At bats per home run (AB/HR) is a baseball statistic that measures how frequently a batter hits a home run. It is calculated by dividing the total number of at bats by the total number of home runs hit. This value can then be multiplied by 100 to obtain AB/HR%.
This statistic was first introduced by John Thorn and Pete Palmer in their book The Hidden Game of Baseball. They stated that although most hitters only hit one or two homers per year, they believed that this statistic was important because it showed what percentage of the time a hitter came to the plate with the opportunity to hit for power. They also suggested that since most hitters do not hit for power, looking at numbers such as batting average or on-base percentage alone will not tell you everything you need to know about an individual hitter.
Since then, this statistic has become widely used among baseball analysts to compare players who hit home runs regularly to those who do not. It also serves as a good indicator of how much power someone can produce if they spend more time at the plate than anyone else on their team.
For example, say that Joe Smith hits three home runs in 400 at bats (0.75 per bat). His batting average is also.300 so we can assume that he does not get many extra bases through hitting up pitches or anything like that.
At bat is the sum of all hits, outs (excluding sac hits and flies), and times reached through error. It is also called an opportunity to hit because there can be only one hit per at-bat.
Hits include bases on balls, hits by pitch, and errors. An out is recorded when a batter fails to reach any base during his turn at bat. A base on ball requires only that the batter touch a base before he is awarded another turn. A hit by pitch is scored when a pitcher throws a ball and it strikes the batter on any part of his body other than his head or shoulders. This includes hitting a runner with a pitch. If the ball hits a player's helmet, it is considered to have been a strike even if it does not hit a body part. A walk is counted as a hit unless the batter reaches first base safely before the end of the inning in which case it is not counted as such. If a player commits an error while attempting to beat out a single, he cannot go until the ball is returned to the pitcher; however, if the batter reaches first base before the error is corrected, it does not matter how long he stays there.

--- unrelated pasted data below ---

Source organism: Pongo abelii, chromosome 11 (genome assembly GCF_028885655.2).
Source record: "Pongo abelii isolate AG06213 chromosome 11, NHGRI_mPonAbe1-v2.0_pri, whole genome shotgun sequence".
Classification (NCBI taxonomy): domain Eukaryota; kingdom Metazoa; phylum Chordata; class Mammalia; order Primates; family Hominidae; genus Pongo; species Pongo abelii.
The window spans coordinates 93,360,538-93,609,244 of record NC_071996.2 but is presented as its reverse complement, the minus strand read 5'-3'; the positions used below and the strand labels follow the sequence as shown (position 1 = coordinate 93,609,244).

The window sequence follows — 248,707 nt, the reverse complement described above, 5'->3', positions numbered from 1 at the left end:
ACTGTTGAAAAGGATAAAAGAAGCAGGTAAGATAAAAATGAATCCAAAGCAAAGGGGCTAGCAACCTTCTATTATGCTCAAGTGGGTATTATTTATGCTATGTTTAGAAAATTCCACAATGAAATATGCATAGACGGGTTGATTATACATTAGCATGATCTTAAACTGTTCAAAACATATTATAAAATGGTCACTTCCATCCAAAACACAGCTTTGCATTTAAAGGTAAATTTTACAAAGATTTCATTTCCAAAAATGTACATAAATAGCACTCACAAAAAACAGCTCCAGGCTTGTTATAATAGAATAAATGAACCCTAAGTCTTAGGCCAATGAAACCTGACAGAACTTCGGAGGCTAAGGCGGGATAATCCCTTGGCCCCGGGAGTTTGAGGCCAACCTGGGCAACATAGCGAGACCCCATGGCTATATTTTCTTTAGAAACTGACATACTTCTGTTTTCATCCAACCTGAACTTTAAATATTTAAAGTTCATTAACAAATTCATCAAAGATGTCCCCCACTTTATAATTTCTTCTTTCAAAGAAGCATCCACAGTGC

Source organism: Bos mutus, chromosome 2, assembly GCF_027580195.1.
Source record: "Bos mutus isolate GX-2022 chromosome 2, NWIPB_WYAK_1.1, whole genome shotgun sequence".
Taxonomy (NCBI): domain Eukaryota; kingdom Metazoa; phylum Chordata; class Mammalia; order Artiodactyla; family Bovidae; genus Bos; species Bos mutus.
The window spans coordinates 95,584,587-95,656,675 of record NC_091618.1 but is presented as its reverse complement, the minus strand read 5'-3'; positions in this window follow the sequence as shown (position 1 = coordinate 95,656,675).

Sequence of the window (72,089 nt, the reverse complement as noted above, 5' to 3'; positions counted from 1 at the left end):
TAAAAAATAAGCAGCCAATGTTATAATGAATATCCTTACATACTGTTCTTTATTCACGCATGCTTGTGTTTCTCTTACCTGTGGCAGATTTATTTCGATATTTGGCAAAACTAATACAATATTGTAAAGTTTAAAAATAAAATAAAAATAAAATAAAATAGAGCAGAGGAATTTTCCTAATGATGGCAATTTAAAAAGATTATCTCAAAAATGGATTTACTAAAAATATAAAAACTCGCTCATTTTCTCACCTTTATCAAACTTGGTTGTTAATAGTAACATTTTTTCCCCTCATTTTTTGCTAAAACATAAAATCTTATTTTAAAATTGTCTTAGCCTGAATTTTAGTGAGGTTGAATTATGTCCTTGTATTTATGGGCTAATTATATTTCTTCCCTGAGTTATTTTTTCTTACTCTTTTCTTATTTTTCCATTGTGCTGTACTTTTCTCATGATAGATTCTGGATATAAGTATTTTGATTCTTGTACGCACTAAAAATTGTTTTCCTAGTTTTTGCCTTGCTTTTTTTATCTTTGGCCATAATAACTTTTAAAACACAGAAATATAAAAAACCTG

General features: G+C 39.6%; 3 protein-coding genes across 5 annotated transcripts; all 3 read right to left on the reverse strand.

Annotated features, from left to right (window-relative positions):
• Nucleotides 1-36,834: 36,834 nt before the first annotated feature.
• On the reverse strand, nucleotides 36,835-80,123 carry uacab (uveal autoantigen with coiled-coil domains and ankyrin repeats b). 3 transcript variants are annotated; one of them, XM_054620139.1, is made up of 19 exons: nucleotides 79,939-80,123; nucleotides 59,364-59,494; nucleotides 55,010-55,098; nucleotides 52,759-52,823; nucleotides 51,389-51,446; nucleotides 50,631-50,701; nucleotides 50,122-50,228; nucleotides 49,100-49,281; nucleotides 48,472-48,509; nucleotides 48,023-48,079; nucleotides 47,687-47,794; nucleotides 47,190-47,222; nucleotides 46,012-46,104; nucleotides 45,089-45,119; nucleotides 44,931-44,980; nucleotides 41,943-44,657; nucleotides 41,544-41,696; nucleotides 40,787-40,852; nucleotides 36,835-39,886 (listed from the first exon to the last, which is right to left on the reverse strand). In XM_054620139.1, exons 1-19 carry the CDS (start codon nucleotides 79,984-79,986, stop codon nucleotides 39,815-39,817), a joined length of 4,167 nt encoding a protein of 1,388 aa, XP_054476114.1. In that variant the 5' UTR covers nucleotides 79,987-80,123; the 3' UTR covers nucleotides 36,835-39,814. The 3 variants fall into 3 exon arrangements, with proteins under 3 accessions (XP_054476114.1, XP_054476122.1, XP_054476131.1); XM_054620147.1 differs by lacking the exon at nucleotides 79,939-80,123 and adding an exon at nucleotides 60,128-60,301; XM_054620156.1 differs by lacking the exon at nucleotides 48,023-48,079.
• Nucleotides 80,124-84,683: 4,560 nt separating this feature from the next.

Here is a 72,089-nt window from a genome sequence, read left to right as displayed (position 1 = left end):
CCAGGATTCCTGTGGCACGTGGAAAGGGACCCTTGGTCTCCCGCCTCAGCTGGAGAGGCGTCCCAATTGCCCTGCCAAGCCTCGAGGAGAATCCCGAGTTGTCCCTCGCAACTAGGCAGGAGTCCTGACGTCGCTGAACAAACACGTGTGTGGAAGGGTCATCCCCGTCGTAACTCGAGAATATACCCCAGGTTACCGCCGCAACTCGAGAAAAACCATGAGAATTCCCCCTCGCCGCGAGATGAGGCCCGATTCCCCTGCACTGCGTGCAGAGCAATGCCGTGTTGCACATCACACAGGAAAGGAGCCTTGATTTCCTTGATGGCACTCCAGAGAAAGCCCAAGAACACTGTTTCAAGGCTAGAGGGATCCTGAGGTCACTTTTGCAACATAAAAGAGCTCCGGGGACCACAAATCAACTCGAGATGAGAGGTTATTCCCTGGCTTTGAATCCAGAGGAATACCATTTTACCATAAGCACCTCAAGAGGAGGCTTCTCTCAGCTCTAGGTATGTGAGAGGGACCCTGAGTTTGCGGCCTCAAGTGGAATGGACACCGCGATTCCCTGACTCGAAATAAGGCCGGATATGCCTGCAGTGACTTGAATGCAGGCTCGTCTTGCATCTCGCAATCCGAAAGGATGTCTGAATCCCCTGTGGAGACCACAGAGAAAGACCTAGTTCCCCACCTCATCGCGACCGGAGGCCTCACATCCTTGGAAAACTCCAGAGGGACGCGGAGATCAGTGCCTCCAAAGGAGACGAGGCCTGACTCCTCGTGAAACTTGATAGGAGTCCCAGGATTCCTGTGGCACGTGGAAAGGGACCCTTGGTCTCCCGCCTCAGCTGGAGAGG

There are several ways a batter can reach base without being awarded a hit.
At Bats Per Strikeout, this only covers ABs from seasons where SOs were monitored for career marks. There are several other statistics that could be used instead, such as OBP or SLG.
For example, if we look at Jose Canseco's MLB stats from 1991-2001, we can see that he averaged about one strikeout every other at bat during that period. That would put him at around 100 ABs over the course of a season, although it is possible that he had more than one season where that number was reached.
Canseco had several years where he hit over.300 with 100+ RBI, but also had many years where that wasn't the case. So using numbers like these can give us an idea of how successful someone has been, even though they may have had some extreme years where something strange happened on the field. For example, it is possible that Tony Gwynn's high batting averages were helped by hitting in front of Mickey Mouse. But even so, it is clear that he was one of the best hitters of all time before Panda Bear and Friends came along.
In conclusion, there are many ways to measure a hitter's success, but no single number will ever cover everything you want to know.
A player's batting average is the percentage of hits he gets in relation to at bats, with walks excluded. A batting average is calculated by dividing the number of hits by the number of official at-bats. For example, if a player has 14 hits in 45 at bats, his batting average is.311. If a player gets a hit every time he comes to the plate, then his batting average would be 1.000.
In general, the higher a player's batting average, the better he is at hitting. But some players have very high numbers due to the fact that they get a lot of base hits, while others have low numbers because they get many strikeouts.
In addition to being one of the most important statistics for judging a hitter's ability, batting average is also used by managers to make strategic decisions about their teams' lineups. For example, if a manager believes that one of his hitters is likely to get hit by a pitch, he will usually remove him from the lineup until further notice. This allows the other players on the team a chance to show what they can do without their best hitter available.
Another reason why batting average is so important is that it determines who wins games. If one team has a much better batting average than another, then they are considered "better" at hitting and thus they should win more games.